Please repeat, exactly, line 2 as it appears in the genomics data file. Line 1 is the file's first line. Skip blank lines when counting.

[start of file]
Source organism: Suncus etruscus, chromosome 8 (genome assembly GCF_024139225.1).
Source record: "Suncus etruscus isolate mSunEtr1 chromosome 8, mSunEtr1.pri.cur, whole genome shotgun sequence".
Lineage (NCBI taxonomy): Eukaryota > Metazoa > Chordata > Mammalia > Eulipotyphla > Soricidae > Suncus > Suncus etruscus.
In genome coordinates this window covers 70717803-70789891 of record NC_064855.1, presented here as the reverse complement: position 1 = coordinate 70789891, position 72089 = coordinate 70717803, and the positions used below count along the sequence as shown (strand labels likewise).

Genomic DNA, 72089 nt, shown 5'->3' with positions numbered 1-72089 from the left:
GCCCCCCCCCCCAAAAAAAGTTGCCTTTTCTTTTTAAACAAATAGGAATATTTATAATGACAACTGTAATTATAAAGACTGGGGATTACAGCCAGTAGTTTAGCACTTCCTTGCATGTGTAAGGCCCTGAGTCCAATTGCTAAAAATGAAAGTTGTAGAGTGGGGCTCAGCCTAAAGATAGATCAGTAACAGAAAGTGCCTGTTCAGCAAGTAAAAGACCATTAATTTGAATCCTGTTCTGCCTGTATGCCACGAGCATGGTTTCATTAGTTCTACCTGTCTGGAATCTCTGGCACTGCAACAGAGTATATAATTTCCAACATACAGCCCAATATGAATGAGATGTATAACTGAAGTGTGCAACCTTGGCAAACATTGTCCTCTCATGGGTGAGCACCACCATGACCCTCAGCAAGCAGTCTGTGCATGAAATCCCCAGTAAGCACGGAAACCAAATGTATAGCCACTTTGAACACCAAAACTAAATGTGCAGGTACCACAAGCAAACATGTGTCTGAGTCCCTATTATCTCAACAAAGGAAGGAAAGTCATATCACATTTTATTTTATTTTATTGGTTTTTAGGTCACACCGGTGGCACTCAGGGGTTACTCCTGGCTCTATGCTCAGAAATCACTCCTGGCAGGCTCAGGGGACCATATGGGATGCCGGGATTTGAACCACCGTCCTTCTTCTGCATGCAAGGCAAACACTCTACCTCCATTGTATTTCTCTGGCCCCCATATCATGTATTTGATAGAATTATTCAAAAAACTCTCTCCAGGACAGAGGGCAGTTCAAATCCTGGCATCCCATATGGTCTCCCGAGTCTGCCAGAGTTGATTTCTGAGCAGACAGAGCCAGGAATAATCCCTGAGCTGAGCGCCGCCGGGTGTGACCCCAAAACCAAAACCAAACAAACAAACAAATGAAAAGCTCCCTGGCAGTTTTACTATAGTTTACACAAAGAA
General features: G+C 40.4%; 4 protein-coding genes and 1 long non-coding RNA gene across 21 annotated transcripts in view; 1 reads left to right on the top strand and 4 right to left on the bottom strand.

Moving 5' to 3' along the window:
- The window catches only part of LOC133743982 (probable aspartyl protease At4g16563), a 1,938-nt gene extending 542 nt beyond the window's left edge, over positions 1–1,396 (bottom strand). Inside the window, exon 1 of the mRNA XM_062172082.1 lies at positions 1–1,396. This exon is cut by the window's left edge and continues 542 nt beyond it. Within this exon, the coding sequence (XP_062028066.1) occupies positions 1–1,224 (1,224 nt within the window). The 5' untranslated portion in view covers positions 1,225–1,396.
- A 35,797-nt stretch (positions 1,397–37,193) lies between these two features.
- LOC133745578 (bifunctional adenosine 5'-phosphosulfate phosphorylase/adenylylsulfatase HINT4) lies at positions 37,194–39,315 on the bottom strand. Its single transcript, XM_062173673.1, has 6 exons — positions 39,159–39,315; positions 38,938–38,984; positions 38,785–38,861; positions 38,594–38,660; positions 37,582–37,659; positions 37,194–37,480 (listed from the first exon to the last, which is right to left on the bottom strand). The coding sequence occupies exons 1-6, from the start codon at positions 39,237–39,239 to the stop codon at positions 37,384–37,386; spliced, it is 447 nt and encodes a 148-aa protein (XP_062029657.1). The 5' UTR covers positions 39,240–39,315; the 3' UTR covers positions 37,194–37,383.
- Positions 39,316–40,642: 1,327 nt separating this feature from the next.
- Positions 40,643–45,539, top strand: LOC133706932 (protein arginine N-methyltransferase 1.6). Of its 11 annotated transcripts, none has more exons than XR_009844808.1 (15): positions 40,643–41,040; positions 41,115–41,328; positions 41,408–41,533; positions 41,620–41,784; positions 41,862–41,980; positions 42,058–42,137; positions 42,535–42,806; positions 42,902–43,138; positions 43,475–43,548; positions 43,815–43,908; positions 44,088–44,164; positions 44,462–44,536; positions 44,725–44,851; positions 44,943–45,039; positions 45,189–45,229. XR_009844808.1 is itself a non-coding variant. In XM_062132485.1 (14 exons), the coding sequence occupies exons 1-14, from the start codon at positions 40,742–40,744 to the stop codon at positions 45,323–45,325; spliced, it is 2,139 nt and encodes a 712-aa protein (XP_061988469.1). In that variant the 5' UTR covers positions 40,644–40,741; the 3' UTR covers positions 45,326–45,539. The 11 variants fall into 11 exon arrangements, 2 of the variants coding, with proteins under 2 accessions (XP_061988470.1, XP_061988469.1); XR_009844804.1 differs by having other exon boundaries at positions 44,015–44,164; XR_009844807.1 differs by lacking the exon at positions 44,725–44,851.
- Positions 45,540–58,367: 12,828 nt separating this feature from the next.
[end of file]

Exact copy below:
Source record: "Suncus etruscus isolate mSunEtr1 chromosome 8, mSunEtr1.pri.cur, whole genome shotgun sequence".